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Vote frees NE Austin tollway project to move ahead in 2009
Transportation officials approve financial pairing of U.S. 290, 183-A
By Ben Wear
Tuesday, December 02, 2008
Transportation officials decided to create a financial marriage between two toll roads Monday, a move that could allow the U.S. 290 East tollway project to break ground sometime next year.
The Capital Area Metropolitan Planning Organization board voted 15-3 to create a tollway system made up of the existing, and profitable, 183-A toll road in Cedar Park and U.S. 290 East, which based on projections will not have sufficient revenue to persuade investors to lend more than a half billion dollars to build it. The existing tollway, which opened in March 2007 and is making a profit of about $5 million a year, will in effect act as a co-signer for the new project.
The U.S. 290 East project would cost $623.5 million, the Central Texas Regional Mobility Authority says. It involves expanding 6.2 miles of the existing four-lane, divided highway between U.S. 183 in Northeast Austin and Parmer Lane just west of Manor. It would have six toll lanes and six free-to-drive frontage road lanes alongside.
Some CAMPO members objected to the financial partnership Monday, saying it violates the intent of policies adopted in October 2007, when the board approved the U.S. 290 East project and four other potential toll roads. At that time, the board agreed that excess toll revenue from the five roads would be spent first in the general area of each road rather than being used for improvements far afield.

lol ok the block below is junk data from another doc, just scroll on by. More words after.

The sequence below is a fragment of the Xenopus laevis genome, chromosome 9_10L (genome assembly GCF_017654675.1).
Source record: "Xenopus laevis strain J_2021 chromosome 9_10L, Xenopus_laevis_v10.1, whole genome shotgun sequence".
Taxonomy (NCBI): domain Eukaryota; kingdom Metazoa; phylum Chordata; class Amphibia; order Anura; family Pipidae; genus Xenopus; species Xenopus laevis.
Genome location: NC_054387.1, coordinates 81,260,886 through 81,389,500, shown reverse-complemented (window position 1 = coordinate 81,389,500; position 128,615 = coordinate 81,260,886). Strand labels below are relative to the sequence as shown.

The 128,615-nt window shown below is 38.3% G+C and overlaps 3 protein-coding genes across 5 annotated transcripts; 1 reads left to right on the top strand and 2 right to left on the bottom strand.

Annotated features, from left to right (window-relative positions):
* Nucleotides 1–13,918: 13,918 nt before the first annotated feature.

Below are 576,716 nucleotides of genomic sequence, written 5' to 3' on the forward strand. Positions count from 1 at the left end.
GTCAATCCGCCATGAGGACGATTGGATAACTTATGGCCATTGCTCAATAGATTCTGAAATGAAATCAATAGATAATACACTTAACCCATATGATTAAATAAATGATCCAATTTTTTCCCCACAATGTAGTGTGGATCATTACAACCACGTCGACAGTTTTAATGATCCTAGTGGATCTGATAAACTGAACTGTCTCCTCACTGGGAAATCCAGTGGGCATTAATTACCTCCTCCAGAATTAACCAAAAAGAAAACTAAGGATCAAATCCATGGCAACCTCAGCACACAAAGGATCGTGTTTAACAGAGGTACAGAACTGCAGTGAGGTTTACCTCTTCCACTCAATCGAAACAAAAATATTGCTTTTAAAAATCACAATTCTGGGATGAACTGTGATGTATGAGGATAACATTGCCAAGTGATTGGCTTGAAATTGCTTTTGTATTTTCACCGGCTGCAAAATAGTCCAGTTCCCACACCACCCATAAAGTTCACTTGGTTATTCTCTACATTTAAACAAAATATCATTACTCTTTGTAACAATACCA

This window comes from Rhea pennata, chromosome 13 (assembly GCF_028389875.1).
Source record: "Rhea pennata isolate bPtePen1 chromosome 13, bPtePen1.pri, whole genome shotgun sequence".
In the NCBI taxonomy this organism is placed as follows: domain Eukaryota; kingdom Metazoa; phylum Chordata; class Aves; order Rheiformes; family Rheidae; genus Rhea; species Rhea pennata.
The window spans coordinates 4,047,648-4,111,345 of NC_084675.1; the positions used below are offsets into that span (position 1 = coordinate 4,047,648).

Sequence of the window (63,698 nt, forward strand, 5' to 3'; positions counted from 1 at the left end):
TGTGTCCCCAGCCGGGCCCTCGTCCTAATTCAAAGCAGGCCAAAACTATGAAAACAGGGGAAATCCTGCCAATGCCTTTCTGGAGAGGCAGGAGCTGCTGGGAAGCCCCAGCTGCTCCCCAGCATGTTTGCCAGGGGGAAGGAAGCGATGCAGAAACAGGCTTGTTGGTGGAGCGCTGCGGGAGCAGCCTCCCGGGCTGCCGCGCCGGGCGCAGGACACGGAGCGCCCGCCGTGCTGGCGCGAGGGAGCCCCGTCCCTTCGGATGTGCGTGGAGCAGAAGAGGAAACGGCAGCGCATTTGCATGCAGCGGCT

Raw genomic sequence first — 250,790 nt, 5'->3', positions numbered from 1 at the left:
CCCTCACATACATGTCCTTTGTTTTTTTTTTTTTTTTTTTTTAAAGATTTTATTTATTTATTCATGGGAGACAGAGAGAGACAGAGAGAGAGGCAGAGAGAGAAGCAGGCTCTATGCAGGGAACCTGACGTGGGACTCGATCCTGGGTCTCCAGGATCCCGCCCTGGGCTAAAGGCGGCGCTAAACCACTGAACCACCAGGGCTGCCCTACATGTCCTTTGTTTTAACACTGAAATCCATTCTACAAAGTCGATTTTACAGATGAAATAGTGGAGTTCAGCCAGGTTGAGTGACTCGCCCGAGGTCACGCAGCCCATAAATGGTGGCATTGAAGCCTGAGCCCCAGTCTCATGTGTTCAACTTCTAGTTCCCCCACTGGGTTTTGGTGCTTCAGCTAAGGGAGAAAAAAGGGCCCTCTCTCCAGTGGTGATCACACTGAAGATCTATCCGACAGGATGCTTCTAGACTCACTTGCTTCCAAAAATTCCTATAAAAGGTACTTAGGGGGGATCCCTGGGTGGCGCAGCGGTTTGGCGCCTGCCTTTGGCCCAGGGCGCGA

That will still be the case, according to the mobility authority, which operates 183-A and will build and operate U.S. 290 East. Given 183-A’s profitable status, they say, no money would need to go from U.S. 290 East to 183-A.
In fact, mobility authority Executive Director Mike Heiligenstein said no money is likely to go either direction. The authority says that preliminary traffic and revenue studies show that U.S. 290 East will be able to meet its debt payments and operating costs without any transfer of money from 183-A.
However, investors normally require that toll road revenues be well beyond projected costs. A summary of the traffic analysis released Monday shows that, based on charging 20 cents a mile for U.S. 290 East, the road would make about a 30 percent profit — which Heiligenstein said was not high enough for the mobility authority to borrow the full amount needed to build U.S. 290 East without riding on the back of 183-A.
Voting against the plan were Travis County Commissioner Sarah Eckhardt, Sunset Valley Mayor Jeff Mills and state Rep. Eddie Rodriguez.
Heiligenstein said Monday’s vote was necessary to sustain engineering work and keep the project on schedule. Officials expect to get federal environmental clearance for the road in the first half of 2009, borrow the money on the bond market later in the year and begin construction soon after that.